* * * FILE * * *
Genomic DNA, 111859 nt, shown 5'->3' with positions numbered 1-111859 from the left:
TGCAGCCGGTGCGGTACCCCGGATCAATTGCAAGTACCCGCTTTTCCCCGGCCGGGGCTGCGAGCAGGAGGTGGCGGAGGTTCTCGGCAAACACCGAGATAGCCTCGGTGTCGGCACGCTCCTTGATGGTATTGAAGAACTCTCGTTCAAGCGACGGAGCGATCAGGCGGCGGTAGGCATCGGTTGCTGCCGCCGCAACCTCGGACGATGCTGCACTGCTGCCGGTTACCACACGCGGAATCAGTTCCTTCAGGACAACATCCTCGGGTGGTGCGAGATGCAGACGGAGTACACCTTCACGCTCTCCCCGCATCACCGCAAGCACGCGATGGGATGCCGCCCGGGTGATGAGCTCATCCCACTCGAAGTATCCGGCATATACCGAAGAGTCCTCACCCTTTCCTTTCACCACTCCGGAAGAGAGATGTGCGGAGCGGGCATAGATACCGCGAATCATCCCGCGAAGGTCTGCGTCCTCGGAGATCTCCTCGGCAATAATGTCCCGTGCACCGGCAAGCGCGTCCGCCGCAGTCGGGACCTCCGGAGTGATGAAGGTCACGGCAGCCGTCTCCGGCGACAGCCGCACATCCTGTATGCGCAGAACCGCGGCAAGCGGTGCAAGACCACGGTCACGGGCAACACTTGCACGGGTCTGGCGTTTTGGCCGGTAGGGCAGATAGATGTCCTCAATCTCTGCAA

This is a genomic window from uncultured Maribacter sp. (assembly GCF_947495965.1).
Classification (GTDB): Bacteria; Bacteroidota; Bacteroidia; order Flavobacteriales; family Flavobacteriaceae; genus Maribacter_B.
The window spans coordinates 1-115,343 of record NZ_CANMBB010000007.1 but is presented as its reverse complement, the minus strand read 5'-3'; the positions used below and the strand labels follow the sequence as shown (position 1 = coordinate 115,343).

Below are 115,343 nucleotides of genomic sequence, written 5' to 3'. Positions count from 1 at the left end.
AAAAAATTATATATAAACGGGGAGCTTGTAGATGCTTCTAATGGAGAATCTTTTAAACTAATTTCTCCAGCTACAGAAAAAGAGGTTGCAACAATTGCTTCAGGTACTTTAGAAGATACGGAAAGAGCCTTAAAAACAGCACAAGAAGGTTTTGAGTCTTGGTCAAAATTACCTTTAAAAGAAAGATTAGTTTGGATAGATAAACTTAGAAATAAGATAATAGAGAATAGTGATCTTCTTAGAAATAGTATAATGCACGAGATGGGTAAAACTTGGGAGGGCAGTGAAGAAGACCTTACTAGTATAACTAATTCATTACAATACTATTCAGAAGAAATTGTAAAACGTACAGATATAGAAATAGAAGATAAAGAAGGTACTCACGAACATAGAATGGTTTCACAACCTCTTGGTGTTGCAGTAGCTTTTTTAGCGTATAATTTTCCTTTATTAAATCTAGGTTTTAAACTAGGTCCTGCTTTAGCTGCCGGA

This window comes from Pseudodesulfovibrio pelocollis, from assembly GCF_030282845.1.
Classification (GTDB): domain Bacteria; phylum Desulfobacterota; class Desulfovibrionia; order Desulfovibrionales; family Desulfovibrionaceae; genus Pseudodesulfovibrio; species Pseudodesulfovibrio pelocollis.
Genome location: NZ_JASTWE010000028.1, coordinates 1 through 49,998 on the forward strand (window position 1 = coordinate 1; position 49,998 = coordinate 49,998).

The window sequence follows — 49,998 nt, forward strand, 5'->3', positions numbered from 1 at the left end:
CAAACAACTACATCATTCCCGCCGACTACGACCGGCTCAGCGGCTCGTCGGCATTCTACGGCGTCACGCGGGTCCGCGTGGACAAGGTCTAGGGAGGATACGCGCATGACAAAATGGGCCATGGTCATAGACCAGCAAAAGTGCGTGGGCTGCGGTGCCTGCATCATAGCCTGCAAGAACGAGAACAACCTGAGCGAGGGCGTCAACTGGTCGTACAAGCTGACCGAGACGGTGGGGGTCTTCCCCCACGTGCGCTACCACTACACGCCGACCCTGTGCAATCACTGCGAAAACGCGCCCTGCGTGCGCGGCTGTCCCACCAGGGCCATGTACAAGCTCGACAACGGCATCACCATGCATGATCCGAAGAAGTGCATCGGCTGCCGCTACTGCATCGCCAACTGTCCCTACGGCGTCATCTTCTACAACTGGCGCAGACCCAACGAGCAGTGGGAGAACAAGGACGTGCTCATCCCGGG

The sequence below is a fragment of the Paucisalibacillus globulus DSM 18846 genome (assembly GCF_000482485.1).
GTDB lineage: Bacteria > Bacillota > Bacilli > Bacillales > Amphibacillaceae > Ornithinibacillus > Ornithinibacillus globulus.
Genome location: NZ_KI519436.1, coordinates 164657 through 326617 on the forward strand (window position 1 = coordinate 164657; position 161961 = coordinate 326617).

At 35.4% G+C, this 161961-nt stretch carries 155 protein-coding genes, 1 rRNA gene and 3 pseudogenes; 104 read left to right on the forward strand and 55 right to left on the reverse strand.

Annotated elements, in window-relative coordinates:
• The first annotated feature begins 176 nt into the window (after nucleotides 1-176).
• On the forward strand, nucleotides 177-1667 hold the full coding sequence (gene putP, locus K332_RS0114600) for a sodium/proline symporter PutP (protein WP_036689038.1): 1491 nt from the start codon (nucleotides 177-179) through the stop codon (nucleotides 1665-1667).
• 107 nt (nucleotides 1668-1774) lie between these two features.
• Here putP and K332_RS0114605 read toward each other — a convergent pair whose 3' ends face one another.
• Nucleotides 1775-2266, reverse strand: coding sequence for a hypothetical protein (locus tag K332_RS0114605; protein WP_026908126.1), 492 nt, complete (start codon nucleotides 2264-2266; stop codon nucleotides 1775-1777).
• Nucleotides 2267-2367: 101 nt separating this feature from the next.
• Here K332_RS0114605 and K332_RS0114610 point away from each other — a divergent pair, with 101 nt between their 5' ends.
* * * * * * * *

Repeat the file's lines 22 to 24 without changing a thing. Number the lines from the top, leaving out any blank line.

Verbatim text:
• Nucleotides 1775-2266, reverse strand: coding sequence for a hypothetical protein (locus tag K332_RS0114605; protein WP_026908126.1), 492 nt, complete (start codon nucleotides 2264-2266; stop codon nucleotides 1775-1777).
• Nucleotides 2267-2367: 101 nt separating this feature from the next.
• Here K332_RS0114605 and K332_RS0114610 point away from each other — a divergent pair, with 101 nt between their 5' ends.